The mental health and wellbeing of the aviation industry

Pilots in the cockpit

By Capt. Laurie Shaw

The dichotomy of the present global situation is that the aviation industry is designed to connect people while, at the same time, COVID-19 forced directives and recommendations to disconnect people to help reduce the spread of the virus.

While social restrictions are now beginning to ease, the economic impact on the aviation industry will be felt for years to come.

This current crisis surpasses 9/11 many times over in terms of the negative impact on the industry, but there are some valuable lessons to be learnt. Initially, pilots were very proactive in seeking information and communicating with each other but, as time went on, many withdrew and began to isolate. Many suffered relationship breakdowns, financial ruin, self-medication through substance misuse and self-harm. It was a time in our history when mental health and wellbeing was not so well understood, least of all acknowledged, for perceived fear of medical certification and licensing issues. Indeed, it wasn’t until the tragic event of Germanwings 9525 in 2015 that mental health and wellbeing came into focus.

At the time of writing and with most of the airline industry grounded, it’s helpful to have a basic knowledge of the neuroscience of the brain. This can assist us to understand the ‘why’ behind what can be termed a ‘normal reaction in an abnormal situation’.

The human brain is a social organ—it’s physiological and neurological reactions are directly and profoundly shaped by social interaction. It also experiences the workplace first and foremost as a social system1.

With rapid change (as COVID-19 has presented), the limbic system (the ‘minimise danger, maximise reward’ response of the primitive part of our brain) activates, which is also a driver of our social behaviour (emotions associated with ‘fight, fight or freeze’). It is governed by the same neural networks that control our primary survival needs. While seemingly comical, the easiest way to visualise this was the panic buying of toilet paper during the early stages of this pandemic.

The social nature of the brain is also divided into five categories: status (relative importance to others), certainty (being able to predict the future), autonomy (a sense of control over events), relatedness (connection, a sense of safety with others) and fairness (a perception of fair exchanges between people). All five qualities can be tested in very unusual circumstances or situations such as we are currently experiencing.

As mentioned, the human brain is hard wired for connection—it’s why we’re here. When the limbic system overpowers the thinking part of the brain, our sense of relatedness (connection) can be overtaken, with isolation (and therefore loneliness) quickly becoming the norm. Loneliness and isolation are profoundly stressful. Loneliness is itself a threat response to lack of social contact, activating the same neurochemicals that flood the system when one is subjected to physical pain2.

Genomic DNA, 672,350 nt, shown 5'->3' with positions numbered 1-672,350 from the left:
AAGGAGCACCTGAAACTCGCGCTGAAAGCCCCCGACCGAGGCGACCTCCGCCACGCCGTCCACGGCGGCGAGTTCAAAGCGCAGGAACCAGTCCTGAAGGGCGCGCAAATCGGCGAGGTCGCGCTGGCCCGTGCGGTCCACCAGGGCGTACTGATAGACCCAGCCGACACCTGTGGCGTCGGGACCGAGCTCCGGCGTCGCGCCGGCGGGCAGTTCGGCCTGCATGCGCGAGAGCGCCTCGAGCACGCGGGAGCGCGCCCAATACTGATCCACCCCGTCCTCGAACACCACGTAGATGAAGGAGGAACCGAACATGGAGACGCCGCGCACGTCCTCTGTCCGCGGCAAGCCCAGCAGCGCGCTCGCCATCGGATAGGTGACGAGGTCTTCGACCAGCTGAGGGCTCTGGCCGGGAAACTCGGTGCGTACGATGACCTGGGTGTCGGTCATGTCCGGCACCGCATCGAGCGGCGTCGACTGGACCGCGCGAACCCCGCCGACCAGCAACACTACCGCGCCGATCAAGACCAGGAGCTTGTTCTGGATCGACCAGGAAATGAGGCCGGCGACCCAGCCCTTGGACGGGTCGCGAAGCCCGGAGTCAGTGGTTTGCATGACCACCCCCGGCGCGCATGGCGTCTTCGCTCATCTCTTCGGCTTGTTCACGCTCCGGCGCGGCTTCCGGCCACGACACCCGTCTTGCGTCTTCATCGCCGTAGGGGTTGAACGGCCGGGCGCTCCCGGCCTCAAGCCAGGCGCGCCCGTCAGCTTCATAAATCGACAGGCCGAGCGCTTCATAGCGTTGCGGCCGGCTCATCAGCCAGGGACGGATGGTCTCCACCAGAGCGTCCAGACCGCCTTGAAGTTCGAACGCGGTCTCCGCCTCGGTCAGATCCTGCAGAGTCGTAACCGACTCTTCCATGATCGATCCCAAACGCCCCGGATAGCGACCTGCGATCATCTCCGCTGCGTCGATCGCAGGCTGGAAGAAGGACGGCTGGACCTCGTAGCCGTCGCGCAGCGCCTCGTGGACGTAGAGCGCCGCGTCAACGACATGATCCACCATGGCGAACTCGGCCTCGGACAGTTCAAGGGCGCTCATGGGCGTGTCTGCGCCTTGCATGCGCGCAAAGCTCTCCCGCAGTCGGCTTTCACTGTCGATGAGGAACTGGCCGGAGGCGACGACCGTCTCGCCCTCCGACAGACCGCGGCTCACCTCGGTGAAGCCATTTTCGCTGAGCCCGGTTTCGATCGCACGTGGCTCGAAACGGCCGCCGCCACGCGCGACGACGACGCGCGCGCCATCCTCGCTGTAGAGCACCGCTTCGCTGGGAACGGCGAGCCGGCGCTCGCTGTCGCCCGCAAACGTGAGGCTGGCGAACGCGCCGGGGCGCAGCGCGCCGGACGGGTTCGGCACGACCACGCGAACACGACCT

Self-medication through substance misuse is very common as a coping mechanism and is almost always exacerbated with accessibility during isolation or stressful situations. While it a ‘normal reaction to an abnormal situation’, if the misuse of alcohol or other drugs progresses into a disorder, it presents a flight safety hazard, along with serious social and health complications for the individual.

Historically, most pilots who have developed a substance use disorder do not self-refer, either through the perceived fear of reprisal, social stigma or simply a lack of awareness there may be an issue. Often, it’s not until the pilot is ‘caught’ that the issue is highlighted and then can involve disciplinary and/or legal proceedings.

Mental health awareness is now part of the Australian national psyche. This is also reflected in the holistic, collaborative approach the industry has now adopted, with stakeholders such as AusHIMS (supported by the Professional Pilot Associations), ASAM and the major carriers working with CASA to assist pilots who have been diagnosed with substance use disorder to regain and or retain their Class One medical certificate.

Support groups such as Birds of a Feather provide connection—a safe, confidential space for pilots and other aviation safety-sensitive personnel to meet to discuss addiction with impunity and anonymity. An Australian ‘nest’ was formed in 2019 and is utilising videoconferencing to connect.

While COVID-19 has been devastating, it has highlighted the importance of proactively recognising our own mental health and wellbeing. It also provides an opportunity to remove old thought processes (stigma) relating to mental health issues within our aviation community.

For more information or to discuss concerns relating to alcohol or other drugs in a completely confidential environment, visit


  1. David Rock, Strategy + Business, Managing with the Brain in Mind (2009): Neuroscience research is revealing the social nature of the high-performance workplace.
  2. John T. Cacioppo and William Patrick, Loneliness: Human Nature and the Need for Social Connection (W.W. Norton, 2008): A scientific look at the causes and effects of emotional isolation.





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